Me: The game features 18 levels. Was there one you personally enjoyed most? I was particularly fond of Harley’s room due to the fact that you can climb some of his Lego sets.

BG: In all honesty, I can’t remember much of any of them. I do vaguely remember the bathtub, mainly because it’s on the poster over my desk, but also because it had some interesting ideas with soap platforms and such. I know we put a lot of neat things in the game, but having not played the game in over 20 years I can’t remember most of it.


Me: How many copies did the game sell?

BG: The game did OK but not great. I don’t actually remember the sales — for some reason the number 40,000 sticks in my head, but that might not mean anything.

Me: Were you and your team personally satisfied with how the game turned out?

BG: Yes, I was very proud of it, especially considering that it was my first professional game out of college.

Me: Was a sequel ever planned?

BG: I don’t think so. Hi Tech Expressions, the publisher, promptly disappeared.

No más on a sequel
No más on a sequel

Me: Why wasn’t Harley’s Humongous Adventure also made for the Sega Genesis?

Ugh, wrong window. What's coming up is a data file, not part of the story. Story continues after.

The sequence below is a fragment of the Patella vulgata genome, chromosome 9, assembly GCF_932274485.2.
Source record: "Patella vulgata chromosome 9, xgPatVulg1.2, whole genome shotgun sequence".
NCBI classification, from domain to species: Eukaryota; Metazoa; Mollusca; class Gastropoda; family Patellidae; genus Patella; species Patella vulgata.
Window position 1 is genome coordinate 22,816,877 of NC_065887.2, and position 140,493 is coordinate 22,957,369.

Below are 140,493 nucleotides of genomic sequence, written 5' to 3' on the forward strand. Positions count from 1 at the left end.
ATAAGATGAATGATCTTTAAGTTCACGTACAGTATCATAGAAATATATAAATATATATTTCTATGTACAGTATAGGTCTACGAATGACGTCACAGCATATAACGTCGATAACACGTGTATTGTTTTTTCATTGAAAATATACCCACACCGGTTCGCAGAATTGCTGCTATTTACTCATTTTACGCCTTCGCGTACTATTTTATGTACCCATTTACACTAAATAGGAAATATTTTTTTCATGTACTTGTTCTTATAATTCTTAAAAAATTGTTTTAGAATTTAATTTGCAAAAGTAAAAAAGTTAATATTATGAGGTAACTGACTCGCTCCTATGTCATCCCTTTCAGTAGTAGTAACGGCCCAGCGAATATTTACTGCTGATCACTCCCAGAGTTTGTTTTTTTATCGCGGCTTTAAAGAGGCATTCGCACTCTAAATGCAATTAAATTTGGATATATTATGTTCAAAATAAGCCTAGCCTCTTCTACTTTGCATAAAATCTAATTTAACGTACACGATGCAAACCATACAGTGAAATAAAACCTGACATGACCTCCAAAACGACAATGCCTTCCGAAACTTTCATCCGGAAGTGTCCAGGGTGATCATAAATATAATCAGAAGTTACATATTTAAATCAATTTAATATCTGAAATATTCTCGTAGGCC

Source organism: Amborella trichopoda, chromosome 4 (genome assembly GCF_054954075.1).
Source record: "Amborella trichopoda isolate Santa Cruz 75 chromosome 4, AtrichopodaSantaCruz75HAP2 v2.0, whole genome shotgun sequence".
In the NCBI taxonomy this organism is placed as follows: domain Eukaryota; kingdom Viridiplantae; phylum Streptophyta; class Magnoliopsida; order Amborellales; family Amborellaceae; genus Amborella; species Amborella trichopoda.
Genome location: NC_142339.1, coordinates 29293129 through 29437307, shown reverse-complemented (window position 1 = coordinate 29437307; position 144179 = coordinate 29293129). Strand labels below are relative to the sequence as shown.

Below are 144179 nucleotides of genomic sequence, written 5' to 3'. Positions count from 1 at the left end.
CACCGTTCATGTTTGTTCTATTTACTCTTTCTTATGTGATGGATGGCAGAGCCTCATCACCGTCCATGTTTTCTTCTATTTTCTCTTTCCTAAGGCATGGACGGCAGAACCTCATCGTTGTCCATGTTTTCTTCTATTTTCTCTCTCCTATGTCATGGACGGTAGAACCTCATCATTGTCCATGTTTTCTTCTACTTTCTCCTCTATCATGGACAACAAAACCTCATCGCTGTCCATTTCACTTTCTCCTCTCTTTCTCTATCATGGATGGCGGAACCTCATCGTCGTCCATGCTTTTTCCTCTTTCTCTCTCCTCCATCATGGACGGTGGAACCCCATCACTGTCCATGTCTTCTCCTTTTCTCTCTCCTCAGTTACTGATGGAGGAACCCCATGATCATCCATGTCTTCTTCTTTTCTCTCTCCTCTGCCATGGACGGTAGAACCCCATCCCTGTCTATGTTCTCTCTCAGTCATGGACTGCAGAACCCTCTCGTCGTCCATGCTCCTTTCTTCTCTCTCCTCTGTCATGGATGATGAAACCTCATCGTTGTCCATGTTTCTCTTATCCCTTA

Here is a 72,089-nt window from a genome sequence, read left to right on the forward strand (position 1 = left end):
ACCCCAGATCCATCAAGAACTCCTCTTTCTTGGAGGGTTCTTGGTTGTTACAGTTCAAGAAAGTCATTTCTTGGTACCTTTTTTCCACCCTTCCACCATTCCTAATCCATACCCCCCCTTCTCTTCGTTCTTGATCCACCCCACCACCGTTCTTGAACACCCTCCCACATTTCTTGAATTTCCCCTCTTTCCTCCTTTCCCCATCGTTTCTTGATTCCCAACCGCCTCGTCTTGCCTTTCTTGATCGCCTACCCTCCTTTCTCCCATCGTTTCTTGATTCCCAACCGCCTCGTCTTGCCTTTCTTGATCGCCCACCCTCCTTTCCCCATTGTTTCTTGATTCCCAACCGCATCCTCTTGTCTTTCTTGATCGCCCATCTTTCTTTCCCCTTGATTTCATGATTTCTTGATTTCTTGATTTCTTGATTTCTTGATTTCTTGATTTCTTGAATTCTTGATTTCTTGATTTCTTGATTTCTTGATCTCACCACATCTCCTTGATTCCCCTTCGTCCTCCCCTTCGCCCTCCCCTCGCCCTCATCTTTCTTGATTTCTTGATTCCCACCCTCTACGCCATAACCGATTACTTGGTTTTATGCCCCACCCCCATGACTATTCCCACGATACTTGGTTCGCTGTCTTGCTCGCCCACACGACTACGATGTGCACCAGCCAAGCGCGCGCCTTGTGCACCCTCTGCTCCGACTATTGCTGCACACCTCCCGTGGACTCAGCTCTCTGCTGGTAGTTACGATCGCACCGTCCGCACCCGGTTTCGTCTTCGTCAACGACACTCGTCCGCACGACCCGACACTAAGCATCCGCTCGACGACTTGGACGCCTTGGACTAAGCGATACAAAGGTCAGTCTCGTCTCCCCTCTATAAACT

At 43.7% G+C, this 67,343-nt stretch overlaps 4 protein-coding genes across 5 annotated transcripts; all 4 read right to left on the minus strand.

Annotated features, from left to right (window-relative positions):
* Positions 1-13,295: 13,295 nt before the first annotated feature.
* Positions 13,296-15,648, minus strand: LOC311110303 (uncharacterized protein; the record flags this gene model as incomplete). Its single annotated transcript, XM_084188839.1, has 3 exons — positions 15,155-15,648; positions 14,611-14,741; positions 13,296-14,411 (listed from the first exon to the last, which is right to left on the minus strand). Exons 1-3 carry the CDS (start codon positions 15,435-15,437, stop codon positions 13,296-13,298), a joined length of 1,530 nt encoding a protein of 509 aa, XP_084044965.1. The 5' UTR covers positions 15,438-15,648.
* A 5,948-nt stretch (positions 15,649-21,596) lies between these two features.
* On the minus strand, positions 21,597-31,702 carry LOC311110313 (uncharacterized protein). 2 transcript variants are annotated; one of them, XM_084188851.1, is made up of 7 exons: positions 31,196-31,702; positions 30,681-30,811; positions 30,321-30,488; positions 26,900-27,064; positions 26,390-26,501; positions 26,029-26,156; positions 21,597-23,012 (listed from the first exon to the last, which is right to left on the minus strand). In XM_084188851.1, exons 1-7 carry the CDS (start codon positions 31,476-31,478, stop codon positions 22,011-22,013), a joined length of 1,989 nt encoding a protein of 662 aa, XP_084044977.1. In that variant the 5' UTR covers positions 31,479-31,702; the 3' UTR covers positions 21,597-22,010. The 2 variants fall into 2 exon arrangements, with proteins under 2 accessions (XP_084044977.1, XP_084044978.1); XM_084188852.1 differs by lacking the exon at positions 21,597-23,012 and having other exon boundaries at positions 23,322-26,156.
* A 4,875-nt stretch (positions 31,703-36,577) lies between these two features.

BG: As hard as it was to develop for the SNES, the Genesis was actually even worse. Plus, the Genesis didn’t have the customer base that Nintendo had, so we stayed focused on SNES work.

Genesis does what Super Nintendon't. Oops
“Genesis does what Nintendon’t.” Oops!

Me: What other SNES games were you involved with, and do you have a personal favorite?

BG: I also did Claymates and Lester the Unlikely for Visual Concepts. Then when I went to work for Mindscape I did three Mario Early Learning educational games based on the Nintendo Mario character. My favorite was Claymates, however. It was all claymation, and was a really neat idea.

Me: Do you still keep in touch today with Scott Patterson, John Manley, Richard Robbins or Greg Thomas?

BG: No, I haven’t heard from any of those guys in over 20 years. I know Greg went on to be some bigwig at EA, but I don’t know what happened to anyone else.

The Harley crew
The Harley crew

Me: The ending credits were pretty neat. There was a list of people you liked, which was standard fare, but then there was a list of THINGS you guys liked, which gave me a chuckle the first time I saw it. It was different.

BG: I think we were inspired by the credits in the Jim Abrahams / David Zucker movies like Airplane. They would have crazy stuff in their credits like recipes and such, so we did the same in our game.




Once again I would like to thank Brian Greenstone for taking the time. I love hearing about and discovering all these obscure facts about obscure titles like Harley’s Humongous Adventure. It isn’t the best game around but it has its moments. It’s a relic of gaming’s past… you just don’t see games like this anymore.


Oh trust me Harley, I ain't gonna say shit...
“Oh trust me Harley — I ain’t gonna say shit…”


Am I hear things? Eh... EVERYTHING IS AWESOME!
“Am I hearing things? Eh… EVERYTHING IS AWESOME!